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Snakeboy
10-16-2014, 01:54 PM
Hey Richard and all :yo:

So I understand that there is nothing special about Fibonacci numbers having consecutive terms with a ratio tending to Phi, as this is a property of any series of numbers following the same algorithm of adding each term to the previous term, here I chose an arbitrary number ( the number of users online when I logged in, 461 users )

461, 922, 1383, 2305, 3688, 5993, 9681, 15674, 25355, 41029, 66384, 107413, 173797, 281210, 455007, 736217, 1191224, 1927441, 3118665, 5046106, 8164771, 13210877, 21375648, 34586525 , 55962173, 90548698, 146510871, 237059569

The ratio between the 23rd and 24th terms = ( 34586525 / 21375648 ) = 1.618033988...

There is a 24 digit repeating series that is given by reducing Fibonacci numbers to their digital roots, this is the product of reduction to digital roots, no matter the size of the terms

This property of a 24 digit repeating string seems to be inherent to all strings following the same rule, below the 24th term is in brackets

461, 922, 1383, 2305, 3688, 5993, 9681, 15674, 25355, 41029, 66384, 107413, 173797, 281210, 455007, 736217, 1191224, 1927441, 3118665, 5046106, 8164771, 13210877, 21375648, { 34586525 }, 55962173, 90548698, 146510871, 237059569

Accompanying 24th term digital root in brackets

2, 4, 6, 1, 7, 8, 6, 5, 9, 7, 9, 7, 7, 5, 3, 8, 9, 1, 3, 4, 7, 2, 9, {2}, 2, 4, 6, 1...

The series starts over

It's not the same series you get by reducing the Fibonacci numbers, yet it's still a repeating series of the same 24 terms

Any ideas as to why this is true ? Or, alternately, is it not true for all series following the same steps ( a 24 term repeating series ) ?

I know you like puzzles, Richard, so I thought I'd ask you :D

Richard Amiel McGough
10-16-2014, 07:53 PM
It's not the same series you get by reducing the Fibonacci numbers, yet it's still a repeating series of the same 24 terms

Any ideas as to why this is true ? Or, alternately, is it not true for all series following the same steps ( a 24 term repeating series ) ?

I know you like puzzles, Richard, so I thought I'd ask you :D
Hey there Snakeboy! :yo:

Thanks for the interesting puzzle. You are correct, I do enjoy them.

I've spent an hour pondering it and Googled around a bit. The pattern is well known, but I haven't seen an explanation yet.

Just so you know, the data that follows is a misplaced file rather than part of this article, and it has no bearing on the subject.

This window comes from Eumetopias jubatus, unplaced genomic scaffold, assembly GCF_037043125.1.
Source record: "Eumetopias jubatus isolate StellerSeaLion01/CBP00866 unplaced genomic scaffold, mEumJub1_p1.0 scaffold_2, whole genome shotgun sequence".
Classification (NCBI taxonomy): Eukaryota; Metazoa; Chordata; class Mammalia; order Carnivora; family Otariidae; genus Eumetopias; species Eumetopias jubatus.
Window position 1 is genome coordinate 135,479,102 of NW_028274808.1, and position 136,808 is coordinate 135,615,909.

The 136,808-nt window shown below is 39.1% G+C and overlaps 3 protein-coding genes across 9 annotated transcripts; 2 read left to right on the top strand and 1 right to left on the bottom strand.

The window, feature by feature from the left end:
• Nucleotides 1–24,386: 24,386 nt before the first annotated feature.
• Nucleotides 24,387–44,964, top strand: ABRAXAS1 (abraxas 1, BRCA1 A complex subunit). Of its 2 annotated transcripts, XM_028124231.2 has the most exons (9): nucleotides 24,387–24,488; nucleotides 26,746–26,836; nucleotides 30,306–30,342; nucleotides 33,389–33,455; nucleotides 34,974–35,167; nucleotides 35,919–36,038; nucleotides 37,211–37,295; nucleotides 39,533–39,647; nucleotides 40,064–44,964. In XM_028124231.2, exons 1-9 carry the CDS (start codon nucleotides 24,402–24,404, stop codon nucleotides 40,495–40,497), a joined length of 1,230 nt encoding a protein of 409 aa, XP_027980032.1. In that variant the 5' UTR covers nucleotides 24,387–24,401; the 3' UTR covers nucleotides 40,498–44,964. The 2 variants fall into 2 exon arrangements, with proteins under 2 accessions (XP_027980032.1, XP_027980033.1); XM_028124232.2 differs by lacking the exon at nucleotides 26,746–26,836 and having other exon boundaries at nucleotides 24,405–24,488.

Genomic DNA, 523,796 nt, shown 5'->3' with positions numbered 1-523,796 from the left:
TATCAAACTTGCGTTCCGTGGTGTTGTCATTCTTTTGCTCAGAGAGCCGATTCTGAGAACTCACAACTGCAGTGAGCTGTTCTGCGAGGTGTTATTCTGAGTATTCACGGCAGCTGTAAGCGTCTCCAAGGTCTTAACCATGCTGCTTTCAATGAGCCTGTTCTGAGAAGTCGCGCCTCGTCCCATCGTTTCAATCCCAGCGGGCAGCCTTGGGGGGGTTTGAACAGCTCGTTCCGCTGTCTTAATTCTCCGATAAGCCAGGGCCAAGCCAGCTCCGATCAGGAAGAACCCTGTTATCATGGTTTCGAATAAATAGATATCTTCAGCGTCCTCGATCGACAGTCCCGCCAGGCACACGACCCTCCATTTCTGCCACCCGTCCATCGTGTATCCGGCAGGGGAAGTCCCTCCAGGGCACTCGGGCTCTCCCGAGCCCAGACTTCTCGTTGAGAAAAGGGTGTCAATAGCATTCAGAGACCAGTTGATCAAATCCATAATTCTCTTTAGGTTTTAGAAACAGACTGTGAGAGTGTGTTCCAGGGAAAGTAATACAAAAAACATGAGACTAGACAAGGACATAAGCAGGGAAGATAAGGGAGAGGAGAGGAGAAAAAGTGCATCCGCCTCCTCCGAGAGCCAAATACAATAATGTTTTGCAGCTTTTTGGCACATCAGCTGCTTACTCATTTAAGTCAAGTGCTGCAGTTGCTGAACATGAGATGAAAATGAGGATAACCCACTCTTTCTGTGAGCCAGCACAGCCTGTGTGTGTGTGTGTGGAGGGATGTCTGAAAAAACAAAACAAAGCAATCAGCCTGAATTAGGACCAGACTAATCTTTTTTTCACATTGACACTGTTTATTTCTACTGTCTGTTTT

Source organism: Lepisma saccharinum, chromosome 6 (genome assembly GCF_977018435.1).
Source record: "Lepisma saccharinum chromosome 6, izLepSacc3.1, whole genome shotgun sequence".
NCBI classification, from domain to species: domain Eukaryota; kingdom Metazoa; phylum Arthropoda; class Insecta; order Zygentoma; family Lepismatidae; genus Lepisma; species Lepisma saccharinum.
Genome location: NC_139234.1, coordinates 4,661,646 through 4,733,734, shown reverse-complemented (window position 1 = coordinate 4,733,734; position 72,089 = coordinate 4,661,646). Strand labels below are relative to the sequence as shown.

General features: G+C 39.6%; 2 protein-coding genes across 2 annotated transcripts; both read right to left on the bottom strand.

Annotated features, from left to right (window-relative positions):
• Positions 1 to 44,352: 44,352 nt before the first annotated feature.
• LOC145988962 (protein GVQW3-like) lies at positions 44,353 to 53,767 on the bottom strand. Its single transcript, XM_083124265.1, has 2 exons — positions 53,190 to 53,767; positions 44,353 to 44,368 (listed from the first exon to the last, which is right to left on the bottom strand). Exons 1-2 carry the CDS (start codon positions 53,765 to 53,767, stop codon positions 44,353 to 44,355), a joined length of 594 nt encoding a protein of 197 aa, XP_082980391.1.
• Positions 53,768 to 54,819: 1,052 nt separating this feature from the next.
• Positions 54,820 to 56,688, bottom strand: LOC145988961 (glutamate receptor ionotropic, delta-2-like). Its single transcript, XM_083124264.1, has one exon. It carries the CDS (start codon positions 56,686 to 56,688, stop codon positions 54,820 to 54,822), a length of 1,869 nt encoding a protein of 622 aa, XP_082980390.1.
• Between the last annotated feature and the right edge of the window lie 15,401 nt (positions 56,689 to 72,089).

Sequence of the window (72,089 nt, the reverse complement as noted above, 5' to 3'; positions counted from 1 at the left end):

Now you've got me hooked. I'll let you know if I find anything.

Richard

Richard Amiel McGough
10-16-2014, 09:21 PM
OK, I figured it out. It's really quite simple. The formula for a digital root dr(n) is:

dr(n) = 1 + [(n-1)mod 9]

The offset is needed so we get a 1 rather than a 0 when the number is divisible by 9.

To understand what's going on, we need to know how to add the following rule. The digital root of a sum of two numbers is equal to the sum of the digital roots of those two numbers:

dr(a + b) = dr((dr(a) + dr(b))

Therefore, the sequence of digital roots follows a similar rule as the Fibonacci sequence, i.e.

dr(fn) = dr(dr(fn-1) + dr(fn-2))

This is implies that the sequence will repeat if two successive Fibonacci numbers have the same digital roots as the first two. In the case of the standard Fibonacci sequence, this means the sequence will repeat if two successive Fibonacci numbers have a digital root of 1. The necessary condition for this to happen is that the two previous Fibonacci numbers have the values 1 and 9, which is what we see in the last two digits of the repeating sequence:

1,1,2,3,5,8,4,3,7,1,8,9,8,8,7,6,4,1,5,6,2,8,1,9

The same math applies to any sequence that follows the Fibonacci rule. The the Pidgeon Hole Principle implies the sequences must eventually repeat because there are only 92 = 81 possible pairs. I just found a very simple proof here (http://math.stackexchange.com/questions/631171/proof-that-fibonacci-sequence-modulo-m-is-periodic).

If you ask "But why 24 digits?" my answer is "because that's how the math works out." It's the same kind of question as "Why is 6 equal to 2 x 3?"

There is nothing special about digital roots. They are just arithmetic modulo 9. It doesn't matter what number you use as a modulus, you will get repeating patterns. Here are a few examples, with the first occurrences of the repeated sequences bold:

MOD 2, Length 3: 1,1,0,1,1,0,1,1,0,1,1,0,1,1,0,1,1,0,1,1,0,1,1,0
MOD 3, Length 8: 1,1,2,0,2,2,1,0,1,1,2,0,2,2,1,0,1,1,2,0,2,2,1,0
MOD 4, Length 6: 1,1,2,3,1,0,1,1,2,3,1,0,1,1,2,3,1,0,1,1,2,3,1,0
MOD 5, Length 20: 1,1,2,3,0,3,3,1,4,0,4,4,3,2,0,2,2,4,1,0,1,1,2,3
MOD 6, Length 24: 1,1,2,3,5,2,1,3,4,1,5,0,5,5,4,3,1,4,5,3,2,5,1,0
MOD 7, Length 16: 1,1,2,3,5,1,6,0,6,6,5,4,2,6,1,0,1,1,2,3,5,1,6,0
MOD 8, Length 12: 1,1,2,3,5,0,5,5,2,7,1,0,1,1,2,3,5,0,5,5,2,7,1,0
MOD 9, Length 24: 1,1,2,3,5,8,4,3,7,1,8,0,8,8,7,6,4,1,5,6,2,8,1,0

Ironically and literally, Mod 2 is the odd man out since that is the only sequence with an odd repeat frequency.

Thanks for the Qs! Twasfun.

:sunny:

Richard

Snakeboy
10-17-2014, 04:48 PM
Damn, that was quick :)

Thanks for the explanation, that's very straightforward :thumb: